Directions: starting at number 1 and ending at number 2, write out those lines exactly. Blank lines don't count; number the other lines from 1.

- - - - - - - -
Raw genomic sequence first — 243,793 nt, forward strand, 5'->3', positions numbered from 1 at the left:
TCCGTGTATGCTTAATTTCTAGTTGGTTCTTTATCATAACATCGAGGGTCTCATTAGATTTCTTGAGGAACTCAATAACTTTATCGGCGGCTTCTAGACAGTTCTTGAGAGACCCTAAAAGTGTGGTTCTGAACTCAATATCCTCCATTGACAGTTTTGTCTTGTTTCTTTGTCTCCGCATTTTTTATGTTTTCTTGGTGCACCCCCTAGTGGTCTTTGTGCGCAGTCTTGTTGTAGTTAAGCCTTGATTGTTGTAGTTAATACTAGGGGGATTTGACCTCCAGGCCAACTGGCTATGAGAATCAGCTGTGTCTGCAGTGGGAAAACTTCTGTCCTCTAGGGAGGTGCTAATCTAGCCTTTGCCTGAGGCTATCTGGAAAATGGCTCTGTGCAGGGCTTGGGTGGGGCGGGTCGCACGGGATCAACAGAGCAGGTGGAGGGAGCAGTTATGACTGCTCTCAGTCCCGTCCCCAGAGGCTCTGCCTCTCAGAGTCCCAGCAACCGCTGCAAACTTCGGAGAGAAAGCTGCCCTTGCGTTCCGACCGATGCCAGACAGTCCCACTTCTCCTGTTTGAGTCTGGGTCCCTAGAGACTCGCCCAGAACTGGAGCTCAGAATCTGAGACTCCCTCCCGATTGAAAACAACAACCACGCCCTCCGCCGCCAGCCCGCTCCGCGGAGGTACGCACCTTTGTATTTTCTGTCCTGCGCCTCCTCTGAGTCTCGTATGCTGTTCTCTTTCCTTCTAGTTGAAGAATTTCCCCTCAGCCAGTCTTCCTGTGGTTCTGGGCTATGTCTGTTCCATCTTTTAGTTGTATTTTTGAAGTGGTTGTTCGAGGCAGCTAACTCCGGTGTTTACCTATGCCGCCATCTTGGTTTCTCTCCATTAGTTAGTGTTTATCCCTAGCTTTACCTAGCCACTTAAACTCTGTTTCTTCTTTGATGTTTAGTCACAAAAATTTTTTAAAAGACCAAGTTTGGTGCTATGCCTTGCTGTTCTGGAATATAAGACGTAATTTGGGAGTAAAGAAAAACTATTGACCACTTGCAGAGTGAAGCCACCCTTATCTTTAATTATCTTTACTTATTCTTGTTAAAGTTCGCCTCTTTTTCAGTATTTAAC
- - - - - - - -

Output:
Raw genomic sequence first — 243,793 nt, forward strand, 5'->3', positions numbered from 1 at the left:
TCCGTGTATGCTTAATTTCTAGTTGGTTCTTTATCATAACATCGAGGGTCTCATTAGATTTCTTGAGGAACTCAATAACTTTATCGGCGGCTTCTAGACAGTTCTTGAGAGACCCTAAAAGTGTGGTTCTGAACTCAATATCCTCCATTGACAGTTTTGTCTTGTTTCTTTGTCTCCGCATTTTTTATGTTTTCTTGGTGCACCCCCTAGTGGTCTTTGTGCGCAGTCTTGTTGTAGTTAAGCCTTGATTGTTGTAGTTAATACTAGGGGGATTTGACCTCCAGGCCAACTGGCTATGAGAATCAGCTGTGTCTGCAGTGGGAAAACTTCTGTCCTCTAGGGAGGTGCTAATCTAGCCTTTGCCTGAGGCTATCTGGAAAATGGCTCTGTGCAGGGCTTGGGTGGGGCGGGTCGCACGGGATCAACAGAGCAGGTGGAGGGAGCAGTTATGACTGCTCTCAGTCCCGTCCCCAGAGGCTCTGCCTCTCAGAGTCCCAGCAACCGCTGCAAACTTCGGAGAGAAAGCTGCCCTTGCGTTCCGACCGATGCCAGACAGTCCCACTTCTCCTGTTTGAGTCTGGGTCCCTAGAGACTCGCCCAGAACTGGAGCTCAGAATCTGAGACTCCCTCCCGATTGAAAACAACAACCACGCCCTCCGCCGCCAGCCCGCTCCGCGGAGGTACGCACCTTTGTATTTTCTGTCCTGCGCCTCCTCTGAGTCTCGTATGCTGTTCTCTTTCCTTCTAGTTGAAGAATTTCCCCTCAGCCAGTCTTCCTGTGGTTCTGGGCTATGTCTGTTCCATCTTTTAGTTGTATTTTTGAAGTGGTTGTTCGAGGCAGCTAACTCCGGTGTTTACCTATGCCGCCATCTTGGTTTCTCTCCATTAGTTAGTGTTTATCCCTAGCTTTACCTAGCCACTTAAACTCTGTTTCTTCTTTGATGTTTAGTCACAAAAATTTTTTAAAAGACCAAGTTTGGTGCTATGCCTTGCTGTTCTGGAATATAAGACGTAATTTGGGAGTAAAGAAAAACTATTGACCACTTGCAGAGTGAAGCCACCCTTATCTTTAATTATCTTTACTTATTCTTGTTAAAGTTCGCCTCTTTTTCAGTATTTAAC